Well, "dieser" can be a determiner (so it indicates case and gender of a noun phrase), or a pronoun.
In each instance, it sort-of declines similarly to the definite article "the". So:
Nom: Masc/Fem/Neut/Pl = dieser/diese/dieses/diese
Acc: Masc/Fem/Neut/Pl = diesen/diese/dieses/diese
Dat: Masc/Fem/Neut/Pl = diesem/dieser/diesem/diesen
Gen: Masc/Fem/Neut/Pl = dieses/dieser/dieses/dieser
So your "dieser" and "diesen" are up there, too.
When used as a pronoun, "dieses" is often replaced by "dies". Also, "dies" can be used whatever the gender or number, in the sense of "this/these", so:
Dies sind meine Äpfel (these are my apples) Dies ist meine Uhr (this is my watch).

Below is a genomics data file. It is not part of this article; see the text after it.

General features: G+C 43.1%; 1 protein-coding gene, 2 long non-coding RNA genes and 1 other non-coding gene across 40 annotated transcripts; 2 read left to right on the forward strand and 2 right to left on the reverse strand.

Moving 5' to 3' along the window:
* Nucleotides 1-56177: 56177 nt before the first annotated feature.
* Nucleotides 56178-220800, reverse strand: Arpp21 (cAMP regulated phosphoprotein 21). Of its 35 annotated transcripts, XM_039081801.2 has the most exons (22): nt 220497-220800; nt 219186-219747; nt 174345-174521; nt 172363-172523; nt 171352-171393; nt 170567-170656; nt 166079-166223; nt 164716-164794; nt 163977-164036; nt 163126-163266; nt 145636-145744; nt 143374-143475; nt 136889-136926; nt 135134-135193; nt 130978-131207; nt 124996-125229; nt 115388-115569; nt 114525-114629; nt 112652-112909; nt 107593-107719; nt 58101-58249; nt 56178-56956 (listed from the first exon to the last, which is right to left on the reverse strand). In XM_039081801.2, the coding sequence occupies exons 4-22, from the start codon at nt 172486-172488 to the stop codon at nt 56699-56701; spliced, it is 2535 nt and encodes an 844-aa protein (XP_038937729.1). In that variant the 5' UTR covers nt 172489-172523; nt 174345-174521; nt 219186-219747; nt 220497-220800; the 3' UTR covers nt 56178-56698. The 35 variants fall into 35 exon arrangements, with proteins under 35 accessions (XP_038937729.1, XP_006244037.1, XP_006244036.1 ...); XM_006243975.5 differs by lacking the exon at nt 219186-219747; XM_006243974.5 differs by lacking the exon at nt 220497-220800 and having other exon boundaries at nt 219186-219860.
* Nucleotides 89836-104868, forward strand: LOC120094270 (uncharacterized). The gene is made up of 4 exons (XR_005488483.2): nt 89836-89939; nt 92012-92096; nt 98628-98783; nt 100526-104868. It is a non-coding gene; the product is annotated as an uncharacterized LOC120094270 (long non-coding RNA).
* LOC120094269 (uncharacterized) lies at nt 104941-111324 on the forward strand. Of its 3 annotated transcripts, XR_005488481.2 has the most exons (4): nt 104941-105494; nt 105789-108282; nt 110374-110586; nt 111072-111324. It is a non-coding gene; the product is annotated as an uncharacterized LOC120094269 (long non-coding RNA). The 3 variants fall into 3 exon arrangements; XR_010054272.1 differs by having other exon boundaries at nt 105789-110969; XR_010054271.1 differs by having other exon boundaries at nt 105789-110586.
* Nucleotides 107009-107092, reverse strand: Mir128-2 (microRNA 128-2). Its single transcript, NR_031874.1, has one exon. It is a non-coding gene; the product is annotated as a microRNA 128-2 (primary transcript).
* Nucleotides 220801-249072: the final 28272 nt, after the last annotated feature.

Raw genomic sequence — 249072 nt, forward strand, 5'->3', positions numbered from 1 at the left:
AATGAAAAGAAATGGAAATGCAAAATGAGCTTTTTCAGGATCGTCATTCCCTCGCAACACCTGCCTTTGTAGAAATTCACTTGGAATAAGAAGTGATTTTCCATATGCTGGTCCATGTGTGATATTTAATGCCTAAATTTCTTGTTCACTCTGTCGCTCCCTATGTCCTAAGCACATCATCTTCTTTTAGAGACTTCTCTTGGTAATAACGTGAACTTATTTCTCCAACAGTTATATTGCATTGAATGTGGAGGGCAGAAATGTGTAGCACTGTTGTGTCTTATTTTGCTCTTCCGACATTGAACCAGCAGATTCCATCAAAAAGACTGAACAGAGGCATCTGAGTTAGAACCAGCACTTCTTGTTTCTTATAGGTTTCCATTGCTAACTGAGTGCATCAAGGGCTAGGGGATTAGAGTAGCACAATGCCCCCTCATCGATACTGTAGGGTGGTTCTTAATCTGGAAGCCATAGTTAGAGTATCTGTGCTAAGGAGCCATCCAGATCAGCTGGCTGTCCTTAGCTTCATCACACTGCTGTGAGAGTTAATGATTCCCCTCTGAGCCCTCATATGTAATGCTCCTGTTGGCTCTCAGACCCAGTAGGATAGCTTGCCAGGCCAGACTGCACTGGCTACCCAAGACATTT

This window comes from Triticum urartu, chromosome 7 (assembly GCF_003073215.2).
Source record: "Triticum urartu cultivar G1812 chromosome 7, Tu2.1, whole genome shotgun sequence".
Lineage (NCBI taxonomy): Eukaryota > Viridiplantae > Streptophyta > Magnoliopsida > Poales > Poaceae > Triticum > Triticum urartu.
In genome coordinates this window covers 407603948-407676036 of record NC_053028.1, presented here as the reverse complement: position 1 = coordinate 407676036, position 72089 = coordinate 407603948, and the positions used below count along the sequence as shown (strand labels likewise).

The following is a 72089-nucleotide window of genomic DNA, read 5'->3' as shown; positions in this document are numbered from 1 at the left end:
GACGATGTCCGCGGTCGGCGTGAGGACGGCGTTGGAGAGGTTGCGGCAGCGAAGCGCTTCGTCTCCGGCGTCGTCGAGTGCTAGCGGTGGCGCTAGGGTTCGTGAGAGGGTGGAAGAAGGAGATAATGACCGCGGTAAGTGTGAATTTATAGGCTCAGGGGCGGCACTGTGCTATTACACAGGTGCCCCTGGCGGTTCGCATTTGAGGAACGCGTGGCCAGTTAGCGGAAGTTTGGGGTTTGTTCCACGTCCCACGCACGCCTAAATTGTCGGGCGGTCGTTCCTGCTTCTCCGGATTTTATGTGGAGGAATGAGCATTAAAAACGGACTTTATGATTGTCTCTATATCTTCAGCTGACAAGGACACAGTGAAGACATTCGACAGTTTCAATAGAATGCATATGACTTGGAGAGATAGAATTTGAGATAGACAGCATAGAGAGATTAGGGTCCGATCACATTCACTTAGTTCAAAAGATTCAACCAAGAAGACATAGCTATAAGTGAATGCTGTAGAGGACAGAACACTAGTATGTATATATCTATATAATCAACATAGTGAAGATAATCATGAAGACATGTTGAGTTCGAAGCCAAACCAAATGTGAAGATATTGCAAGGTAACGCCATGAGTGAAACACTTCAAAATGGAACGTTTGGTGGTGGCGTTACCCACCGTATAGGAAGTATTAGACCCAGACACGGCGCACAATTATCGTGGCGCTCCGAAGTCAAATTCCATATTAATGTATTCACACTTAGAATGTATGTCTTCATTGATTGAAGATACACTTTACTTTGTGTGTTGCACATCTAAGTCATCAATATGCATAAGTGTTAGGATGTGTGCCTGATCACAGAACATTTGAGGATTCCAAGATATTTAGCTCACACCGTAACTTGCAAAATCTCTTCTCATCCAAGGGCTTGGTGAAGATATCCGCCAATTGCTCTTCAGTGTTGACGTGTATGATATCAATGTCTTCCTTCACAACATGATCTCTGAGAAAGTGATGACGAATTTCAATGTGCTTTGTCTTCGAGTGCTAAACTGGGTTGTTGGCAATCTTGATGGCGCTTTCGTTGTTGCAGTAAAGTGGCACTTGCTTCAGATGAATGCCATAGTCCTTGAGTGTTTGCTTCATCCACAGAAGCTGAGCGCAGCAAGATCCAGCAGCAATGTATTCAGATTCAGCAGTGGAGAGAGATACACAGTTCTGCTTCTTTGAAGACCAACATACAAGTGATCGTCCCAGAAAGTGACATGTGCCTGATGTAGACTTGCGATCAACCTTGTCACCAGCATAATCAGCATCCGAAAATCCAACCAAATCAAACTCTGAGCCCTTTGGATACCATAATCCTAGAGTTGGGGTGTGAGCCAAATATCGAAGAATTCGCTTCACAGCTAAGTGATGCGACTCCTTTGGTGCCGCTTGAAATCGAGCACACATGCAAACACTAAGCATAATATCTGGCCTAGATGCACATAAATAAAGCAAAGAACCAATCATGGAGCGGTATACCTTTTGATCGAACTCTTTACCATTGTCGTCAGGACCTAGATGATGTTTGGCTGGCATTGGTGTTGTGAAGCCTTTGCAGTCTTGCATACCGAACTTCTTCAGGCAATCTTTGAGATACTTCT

As a determiner, "dies" sometimes replaces "dieses" in writing, in the Neuter Nom/Acc, too.
Genug von dieser Grammatik!
Viele dank! This was extremely helpful for this lesson and future lessons!
Indirect objects are when an action is done to or for someone-- her in "I brought her lunch" or "dog" in "I gave the dog water". (sorry, I haven't covered the Dative case yet so I'd almost certainly decline them wrong if I tried to give an example in German)
Here, Buch is accusative case and a direct object, the action being performed on it. Like "football" in "I kicked the football" or apple in "I bit the apple"
Yes, they're all three correct.
German doesn't distinguish "this/that" as strongly as English does, and never made the split between "that" and "the" that English made several centuries ago, so those are still the same word -- the definite article and the basic demonstrative pronoun/demonstrative determiner are identical in German.